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I know I am taking things more slowly this time – giving myself two years instead of one to write “Plank 5” – but I did promise myself that I would write the first scenes before the end of 2016.  Unusually they are, at least for the moment, the actual first scenes of the book, but of course that might all change when it comes to my “jigsaw” phase of writing (assembling all the disparate bits into the finished sequence).  But for now, here you go:

Friday 4th January 1828

By the time I reached the doctor’s premises in Savile Street, there were crystals of ice clinging to my whiskers.  Around me people looked down at the ground as they trudged through the settling snow; so far this new year had brought us nothing but steady snow and the yellow hue of the sky suggested more to come.  I walked heavily and slowly up the three scrubbed stone steps and knocked on the door.  It swung open, and the relief showed on Wilson’s face as he saw that it was me.  I tucked my gloves into my hat and left them on the hall table alongside Wilson’s, and glanced to me left into the parlour that served – that had served – as the doctor’s waiting room.  Perched on the edge of one of the seats was the maid.  She held a cup in two shaking hands, her cloak still around her shoulders and her unpacked bag of shopping at her feet.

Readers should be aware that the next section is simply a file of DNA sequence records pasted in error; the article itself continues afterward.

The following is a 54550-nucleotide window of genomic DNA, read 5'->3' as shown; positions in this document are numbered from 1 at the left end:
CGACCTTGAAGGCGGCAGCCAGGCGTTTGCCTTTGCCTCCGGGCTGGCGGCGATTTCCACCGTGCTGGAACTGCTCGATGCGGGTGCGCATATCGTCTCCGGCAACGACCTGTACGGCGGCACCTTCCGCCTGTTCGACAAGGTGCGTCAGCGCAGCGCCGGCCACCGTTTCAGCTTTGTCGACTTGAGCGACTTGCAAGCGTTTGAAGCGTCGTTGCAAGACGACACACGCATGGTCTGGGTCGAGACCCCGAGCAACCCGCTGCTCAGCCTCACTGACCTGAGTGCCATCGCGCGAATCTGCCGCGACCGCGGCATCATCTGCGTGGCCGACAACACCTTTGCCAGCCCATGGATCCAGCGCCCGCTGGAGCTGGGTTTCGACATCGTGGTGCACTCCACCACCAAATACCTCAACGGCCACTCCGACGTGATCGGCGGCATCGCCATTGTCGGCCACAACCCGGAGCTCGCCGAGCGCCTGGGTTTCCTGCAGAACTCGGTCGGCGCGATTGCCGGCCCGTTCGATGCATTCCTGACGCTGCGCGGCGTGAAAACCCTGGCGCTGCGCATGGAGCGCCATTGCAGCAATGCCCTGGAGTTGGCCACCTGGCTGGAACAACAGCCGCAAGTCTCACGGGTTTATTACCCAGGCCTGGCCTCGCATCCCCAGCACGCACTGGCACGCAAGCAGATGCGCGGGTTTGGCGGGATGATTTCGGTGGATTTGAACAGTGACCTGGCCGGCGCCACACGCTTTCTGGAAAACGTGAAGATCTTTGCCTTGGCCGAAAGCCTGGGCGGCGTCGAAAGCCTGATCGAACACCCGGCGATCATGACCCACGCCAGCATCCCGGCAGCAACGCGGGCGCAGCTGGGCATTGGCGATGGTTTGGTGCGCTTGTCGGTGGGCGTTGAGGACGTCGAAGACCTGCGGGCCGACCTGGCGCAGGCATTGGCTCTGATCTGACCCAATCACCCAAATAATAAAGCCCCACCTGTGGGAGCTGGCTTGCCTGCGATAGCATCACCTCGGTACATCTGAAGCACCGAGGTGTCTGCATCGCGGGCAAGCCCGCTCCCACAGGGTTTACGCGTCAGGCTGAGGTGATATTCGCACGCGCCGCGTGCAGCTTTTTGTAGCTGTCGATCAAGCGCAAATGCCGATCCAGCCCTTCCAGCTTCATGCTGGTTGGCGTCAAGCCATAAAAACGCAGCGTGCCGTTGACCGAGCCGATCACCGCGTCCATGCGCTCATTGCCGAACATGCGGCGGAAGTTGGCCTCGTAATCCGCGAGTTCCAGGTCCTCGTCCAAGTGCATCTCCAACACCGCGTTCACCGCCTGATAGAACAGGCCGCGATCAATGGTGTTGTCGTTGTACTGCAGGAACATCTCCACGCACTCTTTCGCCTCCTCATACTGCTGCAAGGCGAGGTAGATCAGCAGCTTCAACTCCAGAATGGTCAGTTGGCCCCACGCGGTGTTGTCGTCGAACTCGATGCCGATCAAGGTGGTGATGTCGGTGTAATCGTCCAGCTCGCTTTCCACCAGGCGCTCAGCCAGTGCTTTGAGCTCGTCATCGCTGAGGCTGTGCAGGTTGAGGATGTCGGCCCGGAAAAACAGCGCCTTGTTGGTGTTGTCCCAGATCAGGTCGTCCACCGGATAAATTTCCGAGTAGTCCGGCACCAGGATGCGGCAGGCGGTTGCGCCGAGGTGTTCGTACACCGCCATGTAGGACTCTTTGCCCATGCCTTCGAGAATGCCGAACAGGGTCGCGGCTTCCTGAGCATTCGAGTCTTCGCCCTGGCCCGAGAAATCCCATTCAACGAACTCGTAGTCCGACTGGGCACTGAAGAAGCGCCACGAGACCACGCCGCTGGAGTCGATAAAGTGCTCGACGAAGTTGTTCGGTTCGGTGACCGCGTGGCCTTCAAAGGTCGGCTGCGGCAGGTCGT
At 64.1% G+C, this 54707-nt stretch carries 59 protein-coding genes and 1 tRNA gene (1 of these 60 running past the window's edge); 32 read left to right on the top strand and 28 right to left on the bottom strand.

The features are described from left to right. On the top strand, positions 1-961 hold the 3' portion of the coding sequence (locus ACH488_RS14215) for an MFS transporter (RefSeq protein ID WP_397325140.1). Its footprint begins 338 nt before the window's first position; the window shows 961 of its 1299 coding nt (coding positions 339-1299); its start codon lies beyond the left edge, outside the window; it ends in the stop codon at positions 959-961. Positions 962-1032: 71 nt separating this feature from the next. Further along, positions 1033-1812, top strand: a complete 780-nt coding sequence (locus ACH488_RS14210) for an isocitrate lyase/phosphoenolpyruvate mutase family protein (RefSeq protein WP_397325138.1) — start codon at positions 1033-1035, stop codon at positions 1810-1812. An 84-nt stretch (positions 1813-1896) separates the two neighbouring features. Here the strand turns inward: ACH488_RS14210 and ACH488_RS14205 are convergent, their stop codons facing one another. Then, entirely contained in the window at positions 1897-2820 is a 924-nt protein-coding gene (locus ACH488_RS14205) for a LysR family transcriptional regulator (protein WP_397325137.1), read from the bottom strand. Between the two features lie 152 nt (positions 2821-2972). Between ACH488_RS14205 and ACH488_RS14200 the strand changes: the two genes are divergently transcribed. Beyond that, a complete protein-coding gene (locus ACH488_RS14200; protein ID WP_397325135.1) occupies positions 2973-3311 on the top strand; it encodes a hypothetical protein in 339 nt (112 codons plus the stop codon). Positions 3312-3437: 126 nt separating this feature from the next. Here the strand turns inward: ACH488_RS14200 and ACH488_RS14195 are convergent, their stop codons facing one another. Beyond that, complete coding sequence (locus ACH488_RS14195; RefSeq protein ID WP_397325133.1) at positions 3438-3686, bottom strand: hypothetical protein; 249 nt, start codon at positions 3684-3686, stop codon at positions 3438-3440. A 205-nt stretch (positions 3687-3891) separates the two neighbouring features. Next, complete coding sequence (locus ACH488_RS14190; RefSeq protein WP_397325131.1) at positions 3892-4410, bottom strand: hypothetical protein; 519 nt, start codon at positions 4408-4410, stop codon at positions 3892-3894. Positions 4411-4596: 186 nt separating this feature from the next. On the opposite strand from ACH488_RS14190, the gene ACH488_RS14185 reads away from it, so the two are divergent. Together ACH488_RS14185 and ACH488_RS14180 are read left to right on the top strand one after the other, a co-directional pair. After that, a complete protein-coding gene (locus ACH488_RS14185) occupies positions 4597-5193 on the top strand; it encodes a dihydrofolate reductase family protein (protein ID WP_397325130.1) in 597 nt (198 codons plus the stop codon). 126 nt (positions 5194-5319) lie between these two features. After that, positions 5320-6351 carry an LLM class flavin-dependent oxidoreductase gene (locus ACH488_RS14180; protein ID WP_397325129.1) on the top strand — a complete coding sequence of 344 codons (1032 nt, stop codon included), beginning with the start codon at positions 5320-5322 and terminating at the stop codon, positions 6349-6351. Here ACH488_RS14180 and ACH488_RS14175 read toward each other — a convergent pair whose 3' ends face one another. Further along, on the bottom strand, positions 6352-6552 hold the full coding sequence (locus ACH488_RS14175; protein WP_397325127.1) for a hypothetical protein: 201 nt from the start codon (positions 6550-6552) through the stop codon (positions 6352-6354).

“She found him,” said Wilson quietly, “when she came back from the market.  It was her screaming that sent the message lad to us.  I was in early this morning and Mr Neale sent me on ahead.  The message lad said she,” he indicated the maid, “was in a state, but he didn’t know why – she couldn’t tell him.”

“Has anyone else been here?” I asked.

Wilson shook his head.  “The cook from next door came in to tend to the maid, and she’s in the kitchen now, but neither of them will go back into the consulting room.  Can’t say that I blame them.”  He stood aside as we reached the closed door of the doctor’s consulting room.  “It’s rather bloody.”  I looked at him and he swallowed hard; Wilson was a big lad, and brave when needed, but his stomach was easily turned.  “Very bloody,” he amended.

I hope that’s whetted your appetite.

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